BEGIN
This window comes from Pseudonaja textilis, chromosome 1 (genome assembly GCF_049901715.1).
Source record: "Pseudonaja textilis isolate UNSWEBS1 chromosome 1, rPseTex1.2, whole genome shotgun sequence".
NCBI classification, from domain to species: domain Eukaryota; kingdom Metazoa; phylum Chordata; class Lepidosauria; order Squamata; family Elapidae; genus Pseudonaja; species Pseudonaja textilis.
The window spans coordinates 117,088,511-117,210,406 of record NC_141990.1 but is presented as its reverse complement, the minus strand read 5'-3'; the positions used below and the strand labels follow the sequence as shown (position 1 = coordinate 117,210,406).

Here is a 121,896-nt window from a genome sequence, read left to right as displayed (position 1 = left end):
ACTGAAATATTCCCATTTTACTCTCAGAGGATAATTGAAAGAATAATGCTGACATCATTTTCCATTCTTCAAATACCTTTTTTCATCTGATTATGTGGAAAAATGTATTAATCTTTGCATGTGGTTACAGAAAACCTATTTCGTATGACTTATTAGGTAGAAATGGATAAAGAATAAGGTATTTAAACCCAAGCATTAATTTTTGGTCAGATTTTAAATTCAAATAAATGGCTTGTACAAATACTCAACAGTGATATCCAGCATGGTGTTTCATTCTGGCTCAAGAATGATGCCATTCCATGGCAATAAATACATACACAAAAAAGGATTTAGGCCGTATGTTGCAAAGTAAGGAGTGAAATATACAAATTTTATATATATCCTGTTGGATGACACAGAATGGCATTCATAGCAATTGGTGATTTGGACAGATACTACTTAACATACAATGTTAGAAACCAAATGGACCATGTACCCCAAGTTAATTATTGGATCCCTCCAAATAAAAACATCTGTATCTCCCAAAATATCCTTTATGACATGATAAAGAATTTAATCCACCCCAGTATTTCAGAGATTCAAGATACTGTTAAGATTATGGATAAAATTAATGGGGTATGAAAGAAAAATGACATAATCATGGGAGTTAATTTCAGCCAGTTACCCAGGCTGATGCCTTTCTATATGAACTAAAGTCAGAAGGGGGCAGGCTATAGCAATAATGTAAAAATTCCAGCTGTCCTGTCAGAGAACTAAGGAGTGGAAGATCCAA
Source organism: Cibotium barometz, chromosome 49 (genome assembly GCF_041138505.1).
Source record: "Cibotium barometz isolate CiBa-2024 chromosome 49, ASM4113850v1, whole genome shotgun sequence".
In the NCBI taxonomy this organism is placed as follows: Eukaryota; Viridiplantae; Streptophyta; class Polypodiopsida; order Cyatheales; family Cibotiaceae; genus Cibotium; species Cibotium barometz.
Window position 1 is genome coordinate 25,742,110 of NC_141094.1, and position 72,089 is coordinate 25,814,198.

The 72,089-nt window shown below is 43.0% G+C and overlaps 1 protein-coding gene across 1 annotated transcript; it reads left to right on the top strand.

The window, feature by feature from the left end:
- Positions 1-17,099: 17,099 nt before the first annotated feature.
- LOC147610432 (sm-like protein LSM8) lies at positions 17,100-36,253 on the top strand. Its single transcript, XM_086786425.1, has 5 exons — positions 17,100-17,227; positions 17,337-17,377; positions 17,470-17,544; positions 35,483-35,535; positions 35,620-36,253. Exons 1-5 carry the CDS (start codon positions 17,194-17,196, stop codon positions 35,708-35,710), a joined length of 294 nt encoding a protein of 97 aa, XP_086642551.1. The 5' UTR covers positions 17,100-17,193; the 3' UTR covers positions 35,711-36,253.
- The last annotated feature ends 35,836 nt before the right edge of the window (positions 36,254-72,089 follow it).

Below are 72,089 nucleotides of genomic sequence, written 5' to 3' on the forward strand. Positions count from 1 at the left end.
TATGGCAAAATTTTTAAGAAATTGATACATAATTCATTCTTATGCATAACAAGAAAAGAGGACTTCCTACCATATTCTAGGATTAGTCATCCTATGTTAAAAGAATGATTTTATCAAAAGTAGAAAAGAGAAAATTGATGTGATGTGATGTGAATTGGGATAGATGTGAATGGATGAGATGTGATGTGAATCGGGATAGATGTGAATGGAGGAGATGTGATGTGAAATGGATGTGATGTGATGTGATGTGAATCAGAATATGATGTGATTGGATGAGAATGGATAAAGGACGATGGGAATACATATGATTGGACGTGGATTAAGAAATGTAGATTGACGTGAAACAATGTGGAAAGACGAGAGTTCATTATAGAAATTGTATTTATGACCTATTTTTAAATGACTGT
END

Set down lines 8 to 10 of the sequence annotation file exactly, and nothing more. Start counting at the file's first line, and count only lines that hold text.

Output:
Source record: "Cibotium barometz isolate CiBa-2024 chromosome 49, ASM4113850v1, whole genome shotgun sequence".
In the NCBI taxonomy this organism is placed as follows: Eukaryota; Viridiplantae; Streptophyta; class Polypodiopsida; order Cyatheales; family Cibotiaceae; genus Cibotium; species Cibotium barometz.
Window position 1 is genome coordinate 25,742,110 of NC_141094.1, and position 72,089 is coordinate 25,814,198.